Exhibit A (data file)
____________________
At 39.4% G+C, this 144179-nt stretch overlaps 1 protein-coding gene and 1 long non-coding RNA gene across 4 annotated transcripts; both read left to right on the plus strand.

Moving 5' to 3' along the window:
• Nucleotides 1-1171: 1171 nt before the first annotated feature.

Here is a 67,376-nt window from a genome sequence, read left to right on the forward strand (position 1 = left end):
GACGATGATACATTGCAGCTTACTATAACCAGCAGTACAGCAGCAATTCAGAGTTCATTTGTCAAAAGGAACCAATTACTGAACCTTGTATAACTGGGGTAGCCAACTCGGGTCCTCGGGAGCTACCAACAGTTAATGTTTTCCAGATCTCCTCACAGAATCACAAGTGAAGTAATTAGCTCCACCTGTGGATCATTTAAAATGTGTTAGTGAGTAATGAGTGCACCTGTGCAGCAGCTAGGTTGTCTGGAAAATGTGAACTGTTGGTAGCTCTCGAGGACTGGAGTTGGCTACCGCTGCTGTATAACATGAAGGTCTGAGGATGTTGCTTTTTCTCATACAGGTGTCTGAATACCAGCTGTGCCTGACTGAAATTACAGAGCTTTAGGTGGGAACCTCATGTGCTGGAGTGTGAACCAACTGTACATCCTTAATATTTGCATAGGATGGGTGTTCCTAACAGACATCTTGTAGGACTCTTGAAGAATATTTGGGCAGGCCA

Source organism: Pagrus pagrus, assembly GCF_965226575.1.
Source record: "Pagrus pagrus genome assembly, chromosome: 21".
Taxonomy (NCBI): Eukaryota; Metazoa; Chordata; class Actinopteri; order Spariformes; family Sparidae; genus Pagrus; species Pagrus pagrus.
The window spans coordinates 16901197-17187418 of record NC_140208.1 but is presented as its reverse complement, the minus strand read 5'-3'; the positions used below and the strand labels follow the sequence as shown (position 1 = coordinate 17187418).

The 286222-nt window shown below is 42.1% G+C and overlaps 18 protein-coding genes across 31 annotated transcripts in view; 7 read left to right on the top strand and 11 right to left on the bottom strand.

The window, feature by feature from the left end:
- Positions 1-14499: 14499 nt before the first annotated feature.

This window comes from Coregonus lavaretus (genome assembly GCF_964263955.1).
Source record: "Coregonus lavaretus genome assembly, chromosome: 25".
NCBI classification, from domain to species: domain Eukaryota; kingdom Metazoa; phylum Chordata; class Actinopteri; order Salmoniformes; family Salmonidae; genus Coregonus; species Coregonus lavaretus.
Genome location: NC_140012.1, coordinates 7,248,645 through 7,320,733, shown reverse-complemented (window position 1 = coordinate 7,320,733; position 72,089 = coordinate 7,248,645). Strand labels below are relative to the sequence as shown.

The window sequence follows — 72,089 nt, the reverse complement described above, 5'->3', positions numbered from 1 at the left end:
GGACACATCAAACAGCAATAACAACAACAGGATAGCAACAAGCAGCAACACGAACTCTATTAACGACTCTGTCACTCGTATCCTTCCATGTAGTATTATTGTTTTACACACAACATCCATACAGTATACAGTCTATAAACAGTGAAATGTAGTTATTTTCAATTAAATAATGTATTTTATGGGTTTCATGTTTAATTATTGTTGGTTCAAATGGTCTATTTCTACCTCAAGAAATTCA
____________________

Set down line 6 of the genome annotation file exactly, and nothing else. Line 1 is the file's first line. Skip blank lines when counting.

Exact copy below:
Source organism: Pagrus pagrus, assembly GCF_965226575.1.